HistoricBridges.org Menu: HistoricBridges.org Menu:

We Recommend These Resources:
Bach Steel - Experts at historic truss bridge restoration.

HistoricBridges.org: Bridge Browser

Crybaby Creek Bridge

High Shoals Road Bridge

Crybaby Creek Bridge

Primary Photographer(s): Rick McOmber

Bridge Documented: December 26, 2007

View Photos
and Videos
View Maps
and Links

Key Facts

Facility Carried / Feature Intersected
High Shoals Road Over Rocky River
Rural: Anderson County, South Carolina: United States
Construction Date and Builder / Engineer
By Builder/Contractor: Unknown

Technical Facts

Rehabilitation Date
Main Span Length
Not Available
Structure Length
Not Available
Roadway Width
Not Available
2 Main Span(s)
NBI Number
Not Applicable

Historic Significance Rating (HSR)
View Information About HSR Ratings

Bridge Documentation

This bridge is an extremely rare example of a smaller scale truss bridge that is a continuous truss bridge, and also a continuous truss bridge that is not a cantilever truss. Most continuous truss bridges built were large monumental cantilever bridges. As such, this bridge stands out as an unusual type. The bridge is otherwise traditionally composed for a bridge may have been built after 1915 and before 1930. However, the bridge does include v-lacing on top of its built-up end posts instead of cover plate, which is uncommon. The bridge appears to retain good historic integrity with few alterations. There are stringer approach spans present at this bridge also. The bridge was bypassed by a modern bridge in 1987 and allowed to stand next to its replacement.

This bridge is locally known as the Crybaby Creek Bridge because legend says that the bridge is a "crybaby bridge" which is a group of bridges upon which paranormal events are supposedly witnessed relating to babies and/or their mothers. On this particular bridge, the sounds of a crying baby, sounds of a mother searching for her baby, or a ghost of the mother approaching visitors to see if they had her baby were supposedly possible events that could occur here. The legend apparently began with a story of a mother who jumped off the bridge with an illegitimate baby to commit suicide. These legends and stories and their truth or untruth have no bearing on the historic significance of the bridge but they do shed light on the local stories and value that can accumulate in a local community on old/historic bridges, even technologically insignificant old bridges.

Perhaps the crying sounds people supposedly hear at this bridge are the sounds of the bridge weeping for all the historic trusses that have been demolished.

HistoricBridges.org currently only has a few photos of this bridge.


Photo Galleries and Videos: Crybaby Creek Bridge

View Photo Gallery
Bridge Photo-Documentation
Original / Full Size Photos
A collection of overview and detail photos. This gallery offers photos in the highest available resolution and file size in a touch-friendly popup viewer. Alternatively, Browse Without Using Viewer
View Photo Gallery
Bridge Photo-Documentation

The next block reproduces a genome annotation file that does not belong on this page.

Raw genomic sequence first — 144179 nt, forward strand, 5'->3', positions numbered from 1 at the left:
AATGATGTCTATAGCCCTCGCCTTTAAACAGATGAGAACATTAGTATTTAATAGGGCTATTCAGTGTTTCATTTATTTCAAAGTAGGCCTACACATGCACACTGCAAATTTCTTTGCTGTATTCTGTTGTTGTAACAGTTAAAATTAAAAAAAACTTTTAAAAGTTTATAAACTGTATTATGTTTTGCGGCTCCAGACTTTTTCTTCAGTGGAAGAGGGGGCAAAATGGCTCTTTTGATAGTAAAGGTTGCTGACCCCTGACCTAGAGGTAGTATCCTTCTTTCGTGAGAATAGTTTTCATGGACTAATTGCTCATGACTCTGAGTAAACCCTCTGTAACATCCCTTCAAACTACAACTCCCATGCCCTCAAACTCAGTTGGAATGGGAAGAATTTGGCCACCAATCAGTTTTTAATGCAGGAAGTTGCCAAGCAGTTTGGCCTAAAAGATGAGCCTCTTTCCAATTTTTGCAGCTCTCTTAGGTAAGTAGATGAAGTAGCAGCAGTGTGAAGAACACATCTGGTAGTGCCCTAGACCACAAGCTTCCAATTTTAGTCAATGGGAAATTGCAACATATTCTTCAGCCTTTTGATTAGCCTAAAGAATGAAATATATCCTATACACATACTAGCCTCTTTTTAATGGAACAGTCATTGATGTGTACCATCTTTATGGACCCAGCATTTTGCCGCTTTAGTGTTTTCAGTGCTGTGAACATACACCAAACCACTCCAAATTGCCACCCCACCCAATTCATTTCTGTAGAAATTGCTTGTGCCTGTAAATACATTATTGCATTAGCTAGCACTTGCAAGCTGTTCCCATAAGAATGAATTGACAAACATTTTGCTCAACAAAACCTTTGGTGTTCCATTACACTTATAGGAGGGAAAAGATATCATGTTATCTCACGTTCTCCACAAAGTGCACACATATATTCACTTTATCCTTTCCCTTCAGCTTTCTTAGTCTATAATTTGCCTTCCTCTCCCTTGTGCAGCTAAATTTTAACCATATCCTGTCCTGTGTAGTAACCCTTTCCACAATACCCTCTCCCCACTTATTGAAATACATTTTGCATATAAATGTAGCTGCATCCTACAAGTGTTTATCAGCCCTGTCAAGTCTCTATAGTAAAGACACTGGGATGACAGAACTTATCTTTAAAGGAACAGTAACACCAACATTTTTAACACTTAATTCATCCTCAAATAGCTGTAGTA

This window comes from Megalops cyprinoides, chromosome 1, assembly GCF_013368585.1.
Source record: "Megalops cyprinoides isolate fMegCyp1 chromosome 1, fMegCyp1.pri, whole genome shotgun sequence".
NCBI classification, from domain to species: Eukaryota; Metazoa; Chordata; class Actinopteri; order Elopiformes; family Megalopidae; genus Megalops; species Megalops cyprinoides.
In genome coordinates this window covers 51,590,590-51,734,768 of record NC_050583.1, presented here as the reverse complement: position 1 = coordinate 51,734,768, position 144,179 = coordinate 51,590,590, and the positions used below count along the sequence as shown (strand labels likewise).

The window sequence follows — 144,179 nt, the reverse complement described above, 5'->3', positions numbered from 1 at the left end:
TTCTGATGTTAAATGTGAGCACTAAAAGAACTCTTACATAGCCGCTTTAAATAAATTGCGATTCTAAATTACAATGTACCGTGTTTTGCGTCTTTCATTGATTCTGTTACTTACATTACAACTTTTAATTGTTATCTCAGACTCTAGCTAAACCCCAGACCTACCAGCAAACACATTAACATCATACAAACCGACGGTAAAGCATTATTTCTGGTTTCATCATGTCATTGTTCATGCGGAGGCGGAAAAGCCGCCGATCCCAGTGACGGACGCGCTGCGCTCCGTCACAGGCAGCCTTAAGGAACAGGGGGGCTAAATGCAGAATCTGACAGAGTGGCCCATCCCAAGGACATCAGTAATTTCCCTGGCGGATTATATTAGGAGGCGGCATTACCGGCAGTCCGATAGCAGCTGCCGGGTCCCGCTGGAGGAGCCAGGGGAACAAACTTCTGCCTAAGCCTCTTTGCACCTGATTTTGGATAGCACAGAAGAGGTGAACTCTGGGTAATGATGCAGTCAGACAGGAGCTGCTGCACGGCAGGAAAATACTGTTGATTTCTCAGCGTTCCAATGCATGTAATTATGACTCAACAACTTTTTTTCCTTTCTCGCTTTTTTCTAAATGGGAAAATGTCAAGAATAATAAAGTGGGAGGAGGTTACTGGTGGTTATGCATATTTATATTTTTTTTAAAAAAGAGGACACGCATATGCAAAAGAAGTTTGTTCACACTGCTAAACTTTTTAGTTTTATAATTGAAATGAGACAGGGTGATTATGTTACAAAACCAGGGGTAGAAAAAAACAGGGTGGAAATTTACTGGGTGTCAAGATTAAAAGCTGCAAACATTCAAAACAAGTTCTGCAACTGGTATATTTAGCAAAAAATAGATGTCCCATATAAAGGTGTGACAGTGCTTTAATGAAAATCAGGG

Mobile Optimized Photos
A collection of overview and detail photos. This gallery features data-friendly, fast-loading photos in a touch-friendly popup viewer. Alternatively, Browse Without Using Viewer


Maps and Links: Crybaby Creek Bridge

Coordinates (Latitude, Longitude):

View Bridge Location In:

Bridgehunter.com: View listed bridges within a half mile of this bridge.

Bridgehunter.com: View listed bridges within 10 miles of this bridge.

Google Maps

Google Streetview (If Available)

Bing Maps


Apple Maps (Via DuckDuckGo Search)

Apple Maps (Apple devices only)


HERE We Go Maps

ACME Mapper

Waze Map

Android: Open Location In Your Map or GPS App

Flickr Gallery (Find Nearby Photos)

Wikimedia Commons (Find Nearby Photos)

Directions Via Sygic For Android

Directions Via Sygic For iOS and Android Dolphin Browser

USGS National Map (United States Only)

Historical USGS Topo Maps (United States Only)

CalTopo Maps (United States Only)

Home Top


About - Contact

© Copyright 2003-2022, HistoricBridges.org. All Rights Reserved. Disclaimer: HistoricBridges.org is a volunteer group of private citizens. HistoricBridges.org is NOT a government agency, does not represent or work with any governmental agencies, nor is it in any way associated with any government agency or any non-profit organization. While we strive for accuracy in our factual content, HistoricBridges.org offers no guarantee of accuracy. Information is provided "as is" without warranty of any kind, either expressed or implied. Information could include technical inaccuracies or errors of omission. Opinions and commentary are the opinions of the respective HistoricBridges.org member who made them and do not necessarily represent the views of anyone else, including any outside photographers whose images may appear on the page in which the commentary appears. HistoricBridges.org does not bear any responsibility for any consequences resulting from the use of this or any other HistoricBridges.org information. Owners and users of bridges have the responsibility of correctly following all applicable laws, rules, and regulations, regardless of any HistoricBridges.org information.

Admin Login